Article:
Corfe Castle at dawn.
An image from our recent Jurassic Coast workshop.
Canon 5D mkIII, 70-200mm lens @ 90mm, 30 secs @ f5.6
If you’d like a fix of pure photographic joy from dawn to dusk in an intoxicatingly verdant mountain landscape you don’t have to wait until then. Next up are our annual Umbrian Workshops for which we still have few places available. It will be a pilgrimage tinged with sadness this year; after 6 years it’s time for a change and it will be our last workshops there for now. We’ve had so many great times with all our workshop guests in the Green Heart of Italy.
Poppies in the Valnerina near Campi, Monti Sibillini National Park, Umbria, Italy.
Canon 1Ds mkIII, 24mm TS-E lens, 1/8 sec @ f16
This month in our Chasing the Light eZine we have more practical and inspirational fodder for our f11 Members. Recent feedback from you has indicated you’d like to see more video tutorials, so that’s exactly what you’re going to get. Here’s eZine Editor, Freya Dangerfileld:
Excitingly, this month we have the launch of our new series Seeing the Light, which should make essential reading for all photographers. David kick-starts his exploration of light by contemplating exactly what it is, as he stands surveying the stunning night sky in Utah, USA. He also provides his regular essential Compositional Tutorial; this time considering the tool that is unique to photographers – selective focus – and the creative opportunities it provides.
For Behind the Lens, we join David for the second leg of his amazing trip to Myanmar (Burma) as he travels on to Mandalay, exploring the various photo opportunities on the way.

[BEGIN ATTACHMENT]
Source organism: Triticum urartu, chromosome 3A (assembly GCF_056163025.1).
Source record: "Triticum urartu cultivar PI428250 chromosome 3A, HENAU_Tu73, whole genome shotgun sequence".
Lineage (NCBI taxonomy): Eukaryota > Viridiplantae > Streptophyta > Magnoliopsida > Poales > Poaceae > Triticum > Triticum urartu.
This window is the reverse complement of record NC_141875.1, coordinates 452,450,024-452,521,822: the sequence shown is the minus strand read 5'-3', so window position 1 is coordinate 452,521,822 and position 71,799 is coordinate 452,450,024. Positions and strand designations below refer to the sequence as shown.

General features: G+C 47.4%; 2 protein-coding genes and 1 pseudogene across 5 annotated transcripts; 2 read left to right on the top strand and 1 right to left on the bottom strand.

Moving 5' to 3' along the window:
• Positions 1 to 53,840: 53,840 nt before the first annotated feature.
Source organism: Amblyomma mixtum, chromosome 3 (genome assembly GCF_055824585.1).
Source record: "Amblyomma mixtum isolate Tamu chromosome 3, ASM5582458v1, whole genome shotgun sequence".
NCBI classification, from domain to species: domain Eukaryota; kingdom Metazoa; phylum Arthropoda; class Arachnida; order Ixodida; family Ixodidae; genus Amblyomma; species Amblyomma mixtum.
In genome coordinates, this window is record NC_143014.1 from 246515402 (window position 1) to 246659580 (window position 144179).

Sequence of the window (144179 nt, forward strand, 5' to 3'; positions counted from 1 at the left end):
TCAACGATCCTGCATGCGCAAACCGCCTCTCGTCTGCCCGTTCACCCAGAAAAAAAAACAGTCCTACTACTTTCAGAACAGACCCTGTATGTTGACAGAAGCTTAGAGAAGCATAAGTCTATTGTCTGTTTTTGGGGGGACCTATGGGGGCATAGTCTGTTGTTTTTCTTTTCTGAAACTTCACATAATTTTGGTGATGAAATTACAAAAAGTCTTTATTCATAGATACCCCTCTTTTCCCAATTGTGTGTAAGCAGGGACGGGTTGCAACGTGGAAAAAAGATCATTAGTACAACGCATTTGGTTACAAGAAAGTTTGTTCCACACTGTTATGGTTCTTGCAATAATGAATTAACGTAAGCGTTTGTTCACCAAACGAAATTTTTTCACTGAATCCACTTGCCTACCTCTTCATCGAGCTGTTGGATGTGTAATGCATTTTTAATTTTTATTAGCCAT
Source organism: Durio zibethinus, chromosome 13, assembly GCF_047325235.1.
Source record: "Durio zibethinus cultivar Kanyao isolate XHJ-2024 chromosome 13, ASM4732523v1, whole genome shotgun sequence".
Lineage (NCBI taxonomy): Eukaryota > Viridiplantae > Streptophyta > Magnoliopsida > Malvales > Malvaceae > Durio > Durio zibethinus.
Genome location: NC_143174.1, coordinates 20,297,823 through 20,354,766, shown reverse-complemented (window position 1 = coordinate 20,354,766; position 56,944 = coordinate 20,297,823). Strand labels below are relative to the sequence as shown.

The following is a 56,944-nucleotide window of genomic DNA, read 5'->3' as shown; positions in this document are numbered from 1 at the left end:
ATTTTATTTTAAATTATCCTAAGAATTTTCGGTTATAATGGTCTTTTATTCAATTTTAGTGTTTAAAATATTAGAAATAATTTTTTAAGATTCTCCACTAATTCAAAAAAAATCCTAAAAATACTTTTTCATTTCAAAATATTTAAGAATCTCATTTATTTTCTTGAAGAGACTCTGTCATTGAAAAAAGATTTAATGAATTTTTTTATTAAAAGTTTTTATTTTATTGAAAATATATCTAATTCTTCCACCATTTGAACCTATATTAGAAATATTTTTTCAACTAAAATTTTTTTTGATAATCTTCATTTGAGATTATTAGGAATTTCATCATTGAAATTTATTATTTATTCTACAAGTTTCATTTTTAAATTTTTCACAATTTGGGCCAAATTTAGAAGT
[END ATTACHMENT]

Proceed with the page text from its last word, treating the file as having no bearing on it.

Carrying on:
An image from Behind the Lens: a woman weaving, Phaw Khone, Inle Lake, Myanmar (Burma).
Canon 1Dx, 24-70mm lens @ 70mm, 1/125 sec @ f2.8, ISO 800.
And for Stepping Back, David relives his trip to Tasmania – the sights, the weather, and his travels with two maple leaf chairs (apparently, it’s a family thing…). We’ve got another of our popular Video Tutorials and the Member’s Gallery, with constructive comments from David on a member’s work. Also this month we have Sutherland Highlander; David's latest video blog from the far north west of Scotland.
From other contributors we have an in-depth review of compact camera systems in our Field Trial, penned by the photo triumvirate of David, Jonathan Gooding and Jonty Wilde. And for this month’s Guest Feature we dive into the world of shooting portraits of celebrities, joining renowned Telegraph photographer Clara Molden as she explains how she got started, the pleasures and pitfalls of her chosen area of photography, and her equipment choice. Freya.
Right now I’m on the far side of the world having just completed a challenging commissioned shoot in a wild and wonderful landscape. For now I can tell you no more, but in a few months you will of course hear all about it; right here and in more detail in the eZine. It’s the spring equinox; a date etched into all photographer’s psyche and a good time to be heading back from the southern hemisphere. I hope I’m returning to the European spring, although Wendy reports more snow has fallen. You can read her latest Wendy’s Wanderings from Burma “Where the Gong Bongs” here (insert link http://www.davidnoton.com/blog.asp ). As for me I’ve a book to finish; video tutorials to record, images to edit and the new Road Show to construct. Oh, and a big print to hang, but we may need to plan an extension first to accommodate it.
Preci at dawn, the Valnerina, Umbria, Italy.
We’ll be heading here soon enough for May’s Umbrian Workshops .
Canon 1Ds mkIII, 70-200mm lens @ 110mm, 4 secs @ f8.